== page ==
Expenditure on helping refugees will also fuel inflation. On the real estate market, at the end of February, rents increased by more than 30% in Warsaw. Poland’s population has grown by 8% since the beginning of the war, with the arrival of Ukrainian refugees, which also put pressure on public services – health and education, in particular, which were not in the best shape even before this challenge. Fortunately, non-governmental organizations (NGOs) and citizens have managed to make up for the shortcomings of public systems through their efforts.
The economic costs of the war for Eastern Europe will therefore be huge, but it seems that they will not soften the decision of these countries to condemn the war in Russia. The economic impact can be managed. The resilient Polish economy did not go through a three-decade recession until the COVID-19 pandemic, notes Wojciech Kopczuk of Columbia University in New York.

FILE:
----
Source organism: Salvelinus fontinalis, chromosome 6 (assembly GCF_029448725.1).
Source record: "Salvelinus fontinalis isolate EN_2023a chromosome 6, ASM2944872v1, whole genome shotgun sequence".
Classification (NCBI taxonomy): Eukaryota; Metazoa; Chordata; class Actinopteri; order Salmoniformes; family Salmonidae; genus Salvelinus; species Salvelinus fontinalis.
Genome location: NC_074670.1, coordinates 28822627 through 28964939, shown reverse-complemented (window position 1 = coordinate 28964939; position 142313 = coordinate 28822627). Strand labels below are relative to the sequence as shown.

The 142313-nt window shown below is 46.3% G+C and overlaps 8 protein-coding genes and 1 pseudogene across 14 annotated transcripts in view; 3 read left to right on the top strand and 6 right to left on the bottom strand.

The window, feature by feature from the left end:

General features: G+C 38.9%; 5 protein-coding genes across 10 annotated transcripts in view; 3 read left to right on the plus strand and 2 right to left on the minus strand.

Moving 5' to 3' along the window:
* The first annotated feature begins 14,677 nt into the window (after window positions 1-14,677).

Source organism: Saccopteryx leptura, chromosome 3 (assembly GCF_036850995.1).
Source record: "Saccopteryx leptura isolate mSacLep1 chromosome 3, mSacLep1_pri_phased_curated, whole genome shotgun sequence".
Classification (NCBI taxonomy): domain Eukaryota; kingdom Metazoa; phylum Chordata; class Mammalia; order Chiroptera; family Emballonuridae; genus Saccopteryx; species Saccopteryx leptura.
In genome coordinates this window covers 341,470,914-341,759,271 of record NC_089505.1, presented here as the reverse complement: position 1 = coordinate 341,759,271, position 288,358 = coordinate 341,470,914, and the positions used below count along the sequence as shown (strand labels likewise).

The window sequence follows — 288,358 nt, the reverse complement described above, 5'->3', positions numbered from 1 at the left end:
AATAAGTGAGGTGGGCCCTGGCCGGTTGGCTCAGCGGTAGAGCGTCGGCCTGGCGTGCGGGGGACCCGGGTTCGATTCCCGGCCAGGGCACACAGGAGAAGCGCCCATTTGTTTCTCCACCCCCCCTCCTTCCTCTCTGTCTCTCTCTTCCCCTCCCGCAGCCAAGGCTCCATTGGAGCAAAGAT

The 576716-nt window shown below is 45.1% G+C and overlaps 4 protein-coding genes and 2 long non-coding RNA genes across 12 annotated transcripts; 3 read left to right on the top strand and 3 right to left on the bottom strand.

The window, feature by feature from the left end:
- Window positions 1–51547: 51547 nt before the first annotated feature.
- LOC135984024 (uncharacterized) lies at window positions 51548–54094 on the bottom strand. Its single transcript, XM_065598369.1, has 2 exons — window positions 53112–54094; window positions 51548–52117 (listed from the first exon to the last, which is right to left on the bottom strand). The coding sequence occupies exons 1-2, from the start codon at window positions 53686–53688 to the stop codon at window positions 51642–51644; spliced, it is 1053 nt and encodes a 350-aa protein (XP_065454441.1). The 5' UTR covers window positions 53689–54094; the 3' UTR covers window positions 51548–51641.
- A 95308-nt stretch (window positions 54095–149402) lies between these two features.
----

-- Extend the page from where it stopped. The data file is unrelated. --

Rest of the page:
The Baltic states suffered the most from the financial crisis before joining the Eurozone (2014), remarks Morten Hansen of the Stockholm School of Economics in Riga. People absorbed the impact, because it was a necessary step in the project of greater integration with the West. In the case of the current economic crisis, it is clear that they will endure it, no matter how difficult, in order to secure their independence and sovereignty.